Ukrainian President Volodymyr Zelenskyy, addressing the UN Security Council on Tuesday, highlighted the apparent massacre of civilians by Russian forces in and around Kyiv and other major cities as he pleaded for charges of crimes of war against Russian leaders.
Zelenskyy reiterated that Ukrainian forces who recaptured towns found mass graves, revelations of atrocities and infrastructure destroyed by Russian forces.
“They killed whole families, adults and children, and they tried to burn their bodies,” Zelenskyy said of the Russian invaders.
Zelenskyy urged the UN to provide security guarantees to Ukraine.
“What is the purpose of our organization? Its purpose is to keep the peace,” Zelenskyy said. “And now the Charter of the United Nations has been violated, starting with Article 1. What are all the other articles for?”
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► Zelenskyy said it was imperative that the UN Security Council take action against Russia to show other potential war criminals “how they will be punished if the greatest is punished”.
► He also called on members of the Russian military who savagely attacked civilians – and those who gave the order – to be tried for war crimes.
► The Russian army killed “everyone who served our country”, Zelenskyy said on Tuesday. Women have been shot outside their homes as they search for friends and loved ones, he said. in front of their children,” he said.
Human Rights Watch: Russia Uses Banned Mines
Russian forces are using banned landmines as they withdraw from cities in Ukraine, according to a report by Human Rights Watch. The report was followed this week by the discovery of the bodies of more than 400 civilians around kyiv, some in mass graves. Russia uses a device known as the Pom-3 Medallion, a mine capable of killing people within a radius of 50 feet, Human Rights Watch said.
The 1997 International Mine Ban Treaty prohibits the manufacture and use of anti-personnel mines. Ukraine is one of 164 nations that have signed the treaty. The United States and Russia have not signed it.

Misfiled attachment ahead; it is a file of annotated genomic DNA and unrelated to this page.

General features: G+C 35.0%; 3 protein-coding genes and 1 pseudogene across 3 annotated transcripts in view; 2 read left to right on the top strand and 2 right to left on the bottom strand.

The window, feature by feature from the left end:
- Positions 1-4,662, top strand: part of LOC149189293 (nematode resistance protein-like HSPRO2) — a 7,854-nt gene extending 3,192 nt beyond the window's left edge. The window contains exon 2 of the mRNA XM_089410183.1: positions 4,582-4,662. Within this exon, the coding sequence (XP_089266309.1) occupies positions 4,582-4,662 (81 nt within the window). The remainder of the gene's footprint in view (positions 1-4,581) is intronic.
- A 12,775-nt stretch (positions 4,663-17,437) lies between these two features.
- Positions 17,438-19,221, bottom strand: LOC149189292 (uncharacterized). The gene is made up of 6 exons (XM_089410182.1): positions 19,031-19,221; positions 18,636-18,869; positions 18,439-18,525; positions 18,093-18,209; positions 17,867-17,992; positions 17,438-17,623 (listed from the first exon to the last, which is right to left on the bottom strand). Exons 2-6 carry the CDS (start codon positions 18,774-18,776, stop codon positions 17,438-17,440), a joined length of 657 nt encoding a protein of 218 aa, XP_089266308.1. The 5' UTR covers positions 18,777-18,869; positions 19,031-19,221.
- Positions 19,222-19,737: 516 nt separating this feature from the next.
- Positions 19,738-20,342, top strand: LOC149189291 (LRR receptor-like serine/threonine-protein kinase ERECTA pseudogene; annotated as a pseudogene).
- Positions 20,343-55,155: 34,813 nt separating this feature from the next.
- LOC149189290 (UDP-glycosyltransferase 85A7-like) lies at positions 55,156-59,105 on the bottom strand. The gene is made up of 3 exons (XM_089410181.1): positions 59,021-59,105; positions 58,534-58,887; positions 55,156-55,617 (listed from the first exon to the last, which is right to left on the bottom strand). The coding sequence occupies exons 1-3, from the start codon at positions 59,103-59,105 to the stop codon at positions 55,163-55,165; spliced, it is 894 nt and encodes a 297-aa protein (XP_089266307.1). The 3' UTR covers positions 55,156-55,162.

“They are exploiting all this territory,” Zelenskyy said in a video address. “Mining house, equipment, even the bodies of those killed. Too many tripwire mines, too many other dangers.” Learn more here.
– Janet Loehrke and George Petras
1.2 billion citizens of the world made vulnerable by the disruptions of war
UN Secretary-General Antonio Guterres also addressed the Security Council in front of Zelenskyy on Tuesday, saying the world “is facing a full-fledged invasion” in violation of the UN Charter.
Result: more than 10 million people fled their homes and more than 4 million of them fled the country.
The victims of war, Guterres said, also include more than 1.2 billion citizens of developing countries struggling with rising prices and other economic problems aggravated by war.
“It is more urgent day by day to silence the guns,” said António Guterres.
EU plans to ban all coal imports from Russia
The European Union is considering a ban on all coal imports from Russia in what would be the first sanctions aimed at Moscow’s lucrative energy revenues for its war in Ukraine.
“Today we are proposing a 5th sanctions package. Taking a clear position is crucial for the whole world,” the European Commission said in a message on Twitter. “A clear position against Putin’s war of choice. Against the massacre of civilians.”